[SciPy-User] Hilbert transform
Robert Kern
robert.kern@gmail....
Mon Aug 29 13:06:02 CDT 2011
On Mon, Aug 29, 2011 at 12:38, Alacast <alacast@gmail.com> wrote:
> I'm doing some analyses on sets of real-valued time series in which I want
> to know the envelope/instantaneous amplitude of each series in the set.
> Consequently, I've been taking the Hilbert transform (using
> scipy.signal.hilbert), then taking the absolute value of the result.
> The problem is that sometimes this process is far too slow. These time
> series can have on the order of 10^5 to 10^6 data points, and the sets can
> have up to 128 time series. Some datasets have been taking an hour or hours
> to compute on a perfectly modern computing node (1TB of RAM, plenty of
> 2.27Ghz cores, etc.). Is this expected behavior?
> I learned that Scipy's Hilbert transform implementation uses FFT, and that
> Scipy's FFT implementation can run in O(n^2) time when the number of time
> points is prime. This happened in a few of my datasets, but I've now
> included a check and correction for that (drop the last data point, so now
> the number is even and consequently not prime). Still, I observe a good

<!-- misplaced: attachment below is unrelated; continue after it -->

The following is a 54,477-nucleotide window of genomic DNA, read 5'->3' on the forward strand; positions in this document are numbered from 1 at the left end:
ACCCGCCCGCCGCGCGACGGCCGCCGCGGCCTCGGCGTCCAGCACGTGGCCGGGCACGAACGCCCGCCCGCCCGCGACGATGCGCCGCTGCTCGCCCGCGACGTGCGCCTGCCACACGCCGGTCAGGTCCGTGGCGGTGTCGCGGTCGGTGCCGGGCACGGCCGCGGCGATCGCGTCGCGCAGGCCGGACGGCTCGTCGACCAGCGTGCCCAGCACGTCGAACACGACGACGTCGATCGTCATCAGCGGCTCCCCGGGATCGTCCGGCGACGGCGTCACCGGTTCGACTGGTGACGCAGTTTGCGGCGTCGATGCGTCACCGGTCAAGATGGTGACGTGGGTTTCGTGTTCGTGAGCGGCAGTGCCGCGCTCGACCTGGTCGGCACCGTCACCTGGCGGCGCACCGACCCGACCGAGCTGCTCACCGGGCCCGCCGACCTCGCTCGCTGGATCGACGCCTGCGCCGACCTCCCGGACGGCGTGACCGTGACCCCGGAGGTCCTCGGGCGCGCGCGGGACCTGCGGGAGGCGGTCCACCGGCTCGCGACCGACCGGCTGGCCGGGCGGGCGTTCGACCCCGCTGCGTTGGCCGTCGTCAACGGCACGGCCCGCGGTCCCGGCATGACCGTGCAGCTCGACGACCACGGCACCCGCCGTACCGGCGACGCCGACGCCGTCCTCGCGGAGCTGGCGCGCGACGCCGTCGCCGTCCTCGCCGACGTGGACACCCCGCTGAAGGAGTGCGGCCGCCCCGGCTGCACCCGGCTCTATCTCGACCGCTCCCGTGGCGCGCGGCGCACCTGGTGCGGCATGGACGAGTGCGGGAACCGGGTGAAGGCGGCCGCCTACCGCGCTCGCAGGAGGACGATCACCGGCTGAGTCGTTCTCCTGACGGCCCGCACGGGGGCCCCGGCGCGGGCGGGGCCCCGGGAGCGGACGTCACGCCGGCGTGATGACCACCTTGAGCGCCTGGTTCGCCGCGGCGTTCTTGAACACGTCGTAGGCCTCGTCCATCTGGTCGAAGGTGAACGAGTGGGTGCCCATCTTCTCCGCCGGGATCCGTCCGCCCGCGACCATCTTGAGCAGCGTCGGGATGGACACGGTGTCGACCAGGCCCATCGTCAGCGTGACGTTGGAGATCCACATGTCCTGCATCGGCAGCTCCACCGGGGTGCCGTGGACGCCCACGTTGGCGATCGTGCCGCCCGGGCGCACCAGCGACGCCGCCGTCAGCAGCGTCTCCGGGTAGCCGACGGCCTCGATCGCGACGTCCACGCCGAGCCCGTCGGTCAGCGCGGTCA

> amount of variability in run times, and they are rather long. Thoughts?
Having N be prime is just the extreme case. Basically, the FFT
recursively computes the DFT. It can only recurse on integral factors
of N, so any prime factor M must be computed the slow way, taking
O(M^2) steps. You probably have large prime factors sitting around. A
typical approach is to pad your signal with 0s until the next power of
2 or other reasonably-factorable size.
--
Robert Kern
"I have come to believe that the whole world is an enigma, a harmless
enigma that is made terrible by our own mad attempt to interpret it as
though it had an underlying truth."
-- Umberto Eco
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